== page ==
MLB1 consensus primers ( LG0189 5′- AAGTGTGCATATGTTGGGACC -3′ and LG0190 5′- CTACACCTCTCCAATTCATG -′3) targeting a 131 nt segment of the ORF1a region of the MLB1 genome were designed by alignment of the 4 MLB1 sequences present in GenBank (NC_011400.1, FJ402983.1, HM450380.1, and HM989952.1) containing the region of interest as of 12/23/2010; these primers were used in a SYBR green qRT-PCR assay. QRT-PCR was performed using qScript One-Step kit (Quanta) as follows: 50°C for 10 min, 95°C for 5 min, 45 cycles of 95°C for 10 sec and 60°C for 30 sec followed by a melt curve. To establish a standard curve for this assay, in-vitro transcribed RNA was generated from a plasmid containing nt 1 to 846 of MLB1 (GenBank NC_011400.1) using MAXIscript (Ambion) per manufacturer's protocol. Serial dilutions of this in-vitro transcribed RNA from 5×106 copies to 5 copies were used for the standard curve.


RT-PCR case control study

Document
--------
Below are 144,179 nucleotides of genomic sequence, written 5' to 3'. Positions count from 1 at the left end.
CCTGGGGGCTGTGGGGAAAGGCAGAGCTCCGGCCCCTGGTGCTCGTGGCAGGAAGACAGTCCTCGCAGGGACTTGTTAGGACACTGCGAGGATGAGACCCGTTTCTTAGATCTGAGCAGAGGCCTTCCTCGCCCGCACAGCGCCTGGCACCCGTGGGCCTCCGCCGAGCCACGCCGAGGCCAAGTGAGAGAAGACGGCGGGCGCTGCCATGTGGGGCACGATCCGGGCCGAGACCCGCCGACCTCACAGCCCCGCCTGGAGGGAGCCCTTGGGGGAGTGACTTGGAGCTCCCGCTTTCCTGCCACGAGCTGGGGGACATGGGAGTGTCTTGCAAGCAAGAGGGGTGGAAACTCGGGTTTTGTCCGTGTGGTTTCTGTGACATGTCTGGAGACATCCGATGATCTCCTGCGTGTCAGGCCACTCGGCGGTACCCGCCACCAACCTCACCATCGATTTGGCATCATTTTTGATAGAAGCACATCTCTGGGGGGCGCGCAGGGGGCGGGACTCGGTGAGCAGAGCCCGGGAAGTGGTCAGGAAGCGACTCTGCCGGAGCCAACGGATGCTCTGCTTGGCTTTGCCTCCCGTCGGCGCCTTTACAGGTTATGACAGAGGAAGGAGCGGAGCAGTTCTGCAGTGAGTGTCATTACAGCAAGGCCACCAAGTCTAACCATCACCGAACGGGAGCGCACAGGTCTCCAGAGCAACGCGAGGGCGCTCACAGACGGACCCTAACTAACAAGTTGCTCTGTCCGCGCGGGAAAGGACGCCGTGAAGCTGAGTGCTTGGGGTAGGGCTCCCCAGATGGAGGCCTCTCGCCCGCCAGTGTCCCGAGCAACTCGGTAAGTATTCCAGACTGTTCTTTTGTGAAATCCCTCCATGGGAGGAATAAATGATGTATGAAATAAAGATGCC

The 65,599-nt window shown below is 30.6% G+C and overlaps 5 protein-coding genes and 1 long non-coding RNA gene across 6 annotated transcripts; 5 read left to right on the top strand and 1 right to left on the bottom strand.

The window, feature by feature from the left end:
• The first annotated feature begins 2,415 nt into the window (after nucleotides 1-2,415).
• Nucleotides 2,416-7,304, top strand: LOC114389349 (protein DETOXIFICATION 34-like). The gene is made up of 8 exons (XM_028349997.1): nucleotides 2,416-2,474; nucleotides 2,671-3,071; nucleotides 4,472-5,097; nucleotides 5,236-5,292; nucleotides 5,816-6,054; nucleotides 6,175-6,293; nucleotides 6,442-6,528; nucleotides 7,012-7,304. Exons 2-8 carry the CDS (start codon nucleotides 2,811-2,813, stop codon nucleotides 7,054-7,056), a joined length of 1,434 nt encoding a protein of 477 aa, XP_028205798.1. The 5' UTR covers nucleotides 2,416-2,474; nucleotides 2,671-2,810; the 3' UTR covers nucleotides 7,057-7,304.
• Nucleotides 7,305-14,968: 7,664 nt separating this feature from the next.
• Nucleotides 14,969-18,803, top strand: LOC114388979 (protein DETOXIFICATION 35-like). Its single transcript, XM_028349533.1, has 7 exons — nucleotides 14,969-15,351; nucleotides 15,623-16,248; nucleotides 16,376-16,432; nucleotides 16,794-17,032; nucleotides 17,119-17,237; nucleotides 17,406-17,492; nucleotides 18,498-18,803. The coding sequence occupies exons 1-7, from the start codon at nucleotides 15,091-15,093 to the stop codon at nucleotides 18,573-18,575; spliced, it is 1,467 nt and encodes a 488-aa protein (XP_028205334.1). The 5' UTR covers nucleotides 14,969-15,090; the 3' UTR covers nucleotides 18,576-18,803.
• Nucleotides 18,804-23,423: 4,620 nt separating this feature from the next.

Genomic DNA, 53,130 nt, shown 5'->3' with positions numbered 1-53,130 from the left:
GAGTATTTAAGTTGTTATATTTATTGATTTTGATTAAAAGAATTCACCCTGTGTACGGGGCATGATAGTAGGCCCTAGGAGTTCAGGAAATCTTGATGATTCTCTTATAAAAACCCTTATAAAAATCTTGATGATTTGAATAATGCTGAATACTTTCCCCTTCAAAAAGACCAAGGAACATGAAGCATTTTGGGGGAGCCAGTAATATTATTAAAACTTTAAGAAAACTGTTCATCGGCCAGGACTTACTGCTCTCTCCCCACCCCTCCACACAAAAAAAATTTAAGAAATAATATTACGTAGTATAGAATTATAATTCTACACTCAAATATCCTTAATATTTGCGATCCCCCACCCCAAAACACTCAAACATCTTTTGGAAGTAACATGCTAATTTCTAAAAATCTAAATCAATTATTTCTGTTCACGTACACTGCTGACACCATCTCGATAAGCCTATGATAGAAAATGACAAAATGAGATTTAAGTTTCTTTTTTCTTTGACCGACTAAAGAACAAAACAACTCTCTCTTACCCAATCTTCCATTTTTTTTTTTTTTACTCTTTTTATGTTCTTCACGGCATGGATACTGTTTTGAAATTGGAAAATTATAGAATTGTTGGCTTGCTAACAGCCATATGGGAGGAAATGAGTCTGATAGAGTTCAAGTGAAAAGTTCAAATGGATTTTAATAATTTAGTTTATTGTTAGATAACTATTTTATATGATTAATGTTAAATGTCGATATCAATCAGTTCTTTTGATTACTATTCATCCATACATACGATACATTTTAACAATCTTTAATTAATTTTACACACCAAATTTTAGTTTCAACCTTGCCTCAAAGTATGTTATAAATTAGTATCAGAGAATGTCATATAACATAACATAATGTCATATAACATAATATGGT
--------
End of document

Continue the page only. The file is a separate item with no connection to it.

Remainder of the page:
For HAstVs, 14 of the 400 cases were positive and 4 of the 400 controls were positive. By contrast, for MLB1 only four of the cases were positive while 14 of the controls were positive. To take into account the fact that some participants were sampled more than once, logistic regression models were fit using generalized estimating equations. HAstVs were more likely to be present in the diarrheal samples than in the asymptomatic samples (OR 3.59, 95% CI 1.14–11.31, p = 0.029), consistent with results of previous studies [26]. By contrast MLB1 was less likely to be present in the diarrheal samples than in the asymptomatic samples (OR 0.28, 95% CI 0.09–0.89, p = 0.033).